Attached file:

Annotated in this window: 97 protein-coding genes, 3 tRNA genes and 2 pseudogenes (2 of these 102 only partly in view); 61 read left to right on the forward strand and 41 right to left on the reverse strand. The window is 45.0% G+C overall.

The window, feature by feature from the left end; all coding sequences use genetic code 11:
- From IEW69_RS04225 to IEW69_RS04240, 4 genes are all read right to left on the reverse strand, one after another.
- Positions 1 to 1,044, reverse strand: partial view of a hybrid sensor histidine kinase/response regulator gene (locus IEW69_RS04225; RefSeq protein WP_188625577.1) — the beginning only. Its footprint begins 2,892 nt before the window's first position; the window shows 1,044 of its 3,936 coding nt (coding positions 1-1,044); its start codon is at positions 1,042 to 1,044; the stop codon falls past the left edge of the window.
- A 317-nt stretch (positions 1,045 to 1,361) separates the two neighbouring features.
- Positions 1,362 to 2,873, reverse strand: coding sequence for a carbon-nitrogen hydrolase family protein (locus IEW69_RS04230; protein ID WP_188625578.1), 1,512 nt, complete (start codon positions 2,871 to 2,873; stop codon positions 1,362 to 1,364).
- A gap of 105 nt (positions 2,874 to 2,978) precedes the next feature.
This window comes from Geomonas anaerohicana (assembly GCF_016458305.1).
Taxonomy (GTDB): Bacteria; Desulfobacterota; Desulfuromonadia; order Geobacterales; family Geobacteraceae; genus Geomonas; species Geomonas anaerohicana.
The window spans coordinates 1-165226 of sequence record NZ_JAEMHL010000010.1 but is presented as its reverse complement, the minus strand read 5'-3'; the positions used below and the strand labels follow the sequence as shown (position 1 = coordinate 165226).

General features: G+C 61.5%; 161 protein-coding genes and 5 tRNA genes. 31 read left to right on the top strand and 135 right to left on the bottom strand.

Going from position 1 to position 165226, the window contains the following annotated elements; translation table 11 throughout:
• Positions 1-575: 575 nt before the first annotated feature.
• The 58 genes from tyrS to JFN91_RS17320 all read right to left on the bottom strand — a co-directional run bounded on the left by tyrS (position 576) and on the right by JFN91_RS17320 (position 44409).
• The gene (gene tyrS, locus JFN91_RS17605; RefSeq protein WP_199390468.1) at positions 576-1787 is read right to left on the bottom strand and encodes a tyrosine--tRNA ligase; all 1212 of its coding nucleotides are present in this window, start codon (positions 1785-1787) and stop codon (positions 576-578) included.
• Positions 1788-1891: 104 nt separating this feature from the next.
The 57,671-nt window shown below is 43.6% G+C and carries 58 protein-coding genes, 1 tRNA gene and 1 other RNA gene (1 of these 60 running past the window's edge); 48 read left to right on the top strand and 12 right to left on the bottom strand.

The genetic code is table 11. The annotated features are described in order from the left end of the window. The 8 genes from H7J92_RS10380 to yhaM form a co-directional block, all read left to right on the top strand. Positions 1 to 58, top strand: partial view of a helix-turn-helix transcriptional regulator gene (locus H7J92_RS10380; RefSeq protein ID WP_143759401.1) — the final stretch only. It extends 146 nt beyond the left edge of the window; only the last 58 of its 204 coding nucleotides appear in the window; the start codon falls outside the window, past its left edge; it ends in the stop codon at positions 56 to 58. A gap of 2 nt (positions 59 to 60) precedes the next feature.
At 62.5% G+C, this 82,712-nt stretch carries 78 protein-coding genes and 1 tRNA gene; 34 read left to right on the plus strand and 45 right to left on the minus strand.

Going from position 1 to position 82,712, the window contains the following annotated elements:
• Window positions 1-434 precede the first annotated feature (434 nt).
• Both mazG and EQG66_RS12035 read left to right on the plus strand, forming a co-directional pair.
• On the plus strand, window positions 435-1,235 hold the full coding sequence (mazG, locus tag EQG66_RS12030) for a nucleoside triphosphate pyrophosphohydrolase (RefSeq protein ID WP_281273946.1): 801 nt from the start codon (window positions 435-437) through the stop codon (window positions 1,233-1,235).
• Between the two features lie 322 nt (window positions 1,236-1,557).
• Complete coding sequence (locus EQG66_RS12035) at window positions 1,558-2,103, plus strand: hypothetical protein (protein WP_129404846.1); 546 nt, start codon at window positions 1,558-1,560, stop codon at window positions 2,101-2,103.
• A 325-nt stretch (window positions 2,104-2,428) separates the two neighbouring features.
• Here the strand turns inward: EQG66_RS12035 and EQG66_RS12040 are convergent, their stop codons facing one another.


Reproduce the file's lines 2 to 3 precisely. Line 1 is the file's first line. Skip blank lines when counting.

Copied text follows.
The window, feature by feature from the left end; all coding sequences use genetic code 11:
- From IEW69_RS04225 to IEW69_RS04240, 4 genes are all read right to left on the reverse strand, one after another.